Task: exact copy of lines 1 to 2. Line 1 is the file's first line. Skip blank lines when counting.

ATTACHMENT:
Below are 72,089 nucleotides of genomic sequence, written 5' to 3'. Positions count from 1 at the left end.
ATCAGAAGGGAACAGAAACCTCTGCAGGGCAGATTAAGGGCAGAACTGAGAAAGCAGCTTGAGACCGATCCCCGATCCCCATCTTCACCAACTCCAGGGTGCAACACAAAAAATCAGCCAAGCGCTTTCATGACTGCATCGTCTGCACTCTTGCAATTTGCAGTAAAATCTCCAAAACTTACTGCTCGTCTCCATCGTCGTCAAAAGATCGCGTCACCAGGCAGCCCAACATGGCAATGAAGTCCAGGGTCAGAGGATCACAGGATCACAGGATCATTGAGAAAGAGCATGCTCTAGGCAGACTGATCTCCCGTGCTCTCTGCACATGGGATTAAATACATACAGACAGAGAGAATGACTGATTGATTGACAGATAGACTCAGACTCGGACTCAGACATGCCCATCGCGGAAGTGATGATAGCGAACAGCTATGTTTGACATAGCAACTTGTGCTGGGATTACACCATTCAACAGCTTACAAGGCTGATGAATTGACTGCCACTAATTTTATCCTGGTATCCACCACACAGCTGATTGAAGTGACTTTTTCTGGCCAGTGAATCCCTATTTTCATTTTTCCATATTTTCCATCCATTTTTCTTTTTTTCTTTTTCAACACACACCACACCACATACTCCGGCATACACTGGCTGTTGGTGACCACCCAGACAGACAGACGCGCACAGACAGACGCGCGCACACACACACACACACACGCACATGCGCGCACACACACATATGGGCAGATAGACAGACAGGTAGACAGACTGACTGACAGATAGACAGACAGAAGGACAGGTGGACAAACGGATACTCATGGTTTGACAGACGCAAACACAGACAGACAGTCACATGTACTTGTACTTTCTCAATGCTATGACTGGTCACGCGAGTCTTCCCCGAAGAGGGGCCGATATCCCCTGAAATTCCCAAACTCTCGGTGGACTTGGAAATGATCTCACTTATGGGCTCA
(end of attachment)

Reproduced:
Below are 72,089 nucleotides of genomic sequence, written 5' to 3'. Positions count from 1 at the left end.
ATCAGAAGGGAACAGAAACCTCTGCAGGGCAGATTAAGGGCAGAACTGAGAAAGCAGCTTGAGACCGATCCCCGATCCCCATCTTCACCAACTCCAGGGTGCAACACAAAAAATCAGCCAAGCGCTTTCATGACTGCATCGTCTGCACTCTTGCAATTTGCAGTAAAATCTCCAAAACTTACTGCTCGTCTCCATCGTCGTCAAAAGATCGCGTCACCAGGCAGCCCAACATGGCAATGAAGTCCAGGGTCAGAGGATCACAGGATCACAGGATCATTGAGAAAGAGCATGCTCTAGGCAGACTGATCTCCCGTGCTCTCTGCACATGGGATTAAATACATACAGACAGAGAGAATGACTGATTGATTGACAGATAGACTCAGACTCGGACTCAGACATGCCCATCGCGGAAGTGATGATAGCGAACAGCTATGTTTGACATAGCAACTTGTGCTGGGATTACACCATTCAACAGCTTACAAGGCTGATGAATTGACTGCCACTAATTTTATCCTGGTATCCACCACACAGCTGATTGAAGTGACTTTTTCTGGCCAGTGAATCCCTATTTTCATTTTTCCATATTTTCCATCCATTTTTCTTTTTTTCTTTTTCAACACACACCACACCACATACTCCGGCATACACTGGCTGTTGGTGACCACCCAGACAGACAGACGCGCACAGACAGACGCGCGCACACACACACACACACACGCACATGCGCGCACACACACATATGGGCAGATAGACAGACAGGTAGACAGACTGACTGACAGATAGACAGACAGAAGGACAGGTGGACAAACGGATACTCATGGTTTGACAGACGCAAACACAGACAGACAGTCACATGTACTTGTACTTTCTCAATGCTATGACTGGTCACGCGAGTCTTCCCCGAAGAGGGGCCGATATCCCCTGAAATTCCCAAACTCTCGGTGGACTTGGAAATGATCTCACTTATGGGCTCA